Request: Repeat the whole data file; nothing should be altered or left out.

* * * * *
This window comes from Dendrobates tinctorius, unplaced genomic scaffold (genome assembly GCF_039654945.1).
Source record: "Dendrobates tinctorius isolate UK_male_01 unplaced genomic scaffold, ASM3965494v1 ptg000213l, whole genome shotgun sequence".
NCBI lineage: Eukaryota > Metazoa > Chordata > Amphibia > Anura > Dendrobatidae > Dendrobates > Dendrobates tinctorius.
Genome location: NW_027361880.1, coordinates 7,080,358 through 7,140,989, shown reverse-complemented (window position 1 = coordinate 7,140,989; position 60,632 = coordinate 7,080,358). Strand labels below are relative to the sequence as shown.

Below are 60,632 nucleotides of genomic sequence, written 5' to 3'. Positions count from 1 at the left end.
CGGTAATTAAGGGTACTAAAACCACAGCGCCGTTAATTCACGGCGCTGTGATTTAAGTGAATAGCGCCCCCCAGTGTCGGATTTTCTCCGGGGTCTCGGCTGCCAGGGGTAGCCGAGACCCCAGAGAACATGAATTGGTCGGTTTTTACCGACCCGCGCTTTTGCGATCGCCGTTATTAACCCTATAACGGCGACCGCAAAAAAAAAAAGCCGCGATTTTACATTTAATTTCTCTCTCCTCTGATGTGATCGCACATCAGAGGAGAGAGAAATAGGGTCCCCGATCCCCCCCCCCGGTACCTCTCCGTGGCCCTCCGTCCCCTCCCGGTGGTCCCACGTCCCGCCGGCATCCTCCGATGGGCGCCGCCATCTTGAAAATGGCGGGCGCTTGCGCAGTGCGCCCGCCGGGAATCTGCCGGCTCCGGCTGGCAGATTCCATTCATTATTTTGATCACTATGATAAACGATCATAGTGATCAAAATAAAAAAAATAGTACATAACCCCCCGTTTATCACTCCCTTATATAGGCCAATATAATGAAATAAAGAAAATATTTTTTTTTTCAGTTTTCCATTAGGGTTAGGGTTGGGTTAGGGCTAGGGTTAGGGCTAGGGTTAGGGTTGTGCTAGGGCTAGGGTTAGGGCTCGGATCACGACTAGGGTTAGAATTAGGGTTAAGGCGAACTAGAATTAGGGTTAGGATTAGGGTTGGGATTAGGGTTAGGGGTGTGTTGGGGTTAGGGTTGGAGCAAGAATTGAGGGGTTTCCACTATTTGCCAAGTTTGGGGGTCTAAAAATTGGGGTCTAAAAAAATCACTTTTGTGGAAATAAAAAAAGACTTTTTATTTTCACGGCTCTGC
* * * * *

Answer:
This window comes from Dendrobates tinctorius, unplaced genomic scaffold (genome assembly GCF_039654945.1).
Source record: "Dendrobates tinctorius isolate UK_male_01 unplaced genomic scaffold, ASM3965494v1 ptg000213l, whole genome shotgun sequence".
NCBI lineage: Eukaryota > Metazoa > Chordata > Amphibia > Anura > Dendrobatidae > Dendrobates > Dendrobates tinctorius.
Genome location: NW_027361880.1, coordinates 7,080,358 through 7,140,989, shown reverse-complemented (window position 1 = coordinate 7,140,989; position 60,632 = coordinate 7,080,358). Strand labels below are relative to the sequence as shown.

Below are 60,632 nucleotides of genomic sequence, written 5' to 3'. Positions count from 1 at the left end.
CGGTAATTAAGGGTACTAAAACCACAGCGCCGTTAATTCACGGCGCTGTGATTTAAGTGAATAGCGCCCCCCAGTGTCGGATTTTCTCCGGGGTCTCGGCTGCCAGGGGTAGCCGAGACCCCAGAGAACATGAATTGGTCGGTTTTTACCGACCCGCGCTTTTGCGATCGCCGTTATTAACCCTATAACGGCGACCGCAAAAAAAAAAAGCCGCGATTTTACATTTAATTTCTCTCTCCTCTGATGTGATCGCACATCAGAGGAGAGAGAAATAGGGTCCCCGATCCCCCCCCCCGGTACCTCTCCGTGGCCCTCCGTCCCCTCCCGGTGGTCCCACGTCCCGCCGGCATCCTCCGATGGGCGCCGCCATCTTGAAAATGGCGGGCGCTTGCGCAGTGCGCCCGCCGGGAATCTGCCGGCTCCGGCTGGCAGATTCCATTCATTATTTTGATCACTATGATAAACGATCATAGTGATCAAAATAAAAAAAATAGTACATAACCCCCCGTTTATCACTCCCTTATATAGGCCAATATAATGAAATAAAGAAAATATTTTTTTTTTCAGTTTTCCATTAGGGTTAGGGTTGGGTTAGGGCTAGGGTTAGGGCTAGGGTTAGGGTTGTGCTAGGGCTAGGGTTAGGGCTCGGATCACGACTAGGGTTAGAATTAGGGTTAAGGCGAACTAGAATTAGGGTTAGGATTAGGGTTGGGATTAGGGTTAGGGGTGTGTTGGGGTTAGGGTTGGAGCAAGAATTGAGGGGTTTCCACTATTTGCCAAGTTTGGGGGTCTAAAAATTGGGGTCTAAAAAAATCACTTTTGTGGAAATAAAAAAAGACTTTTTATTTTCACGGCTCTGC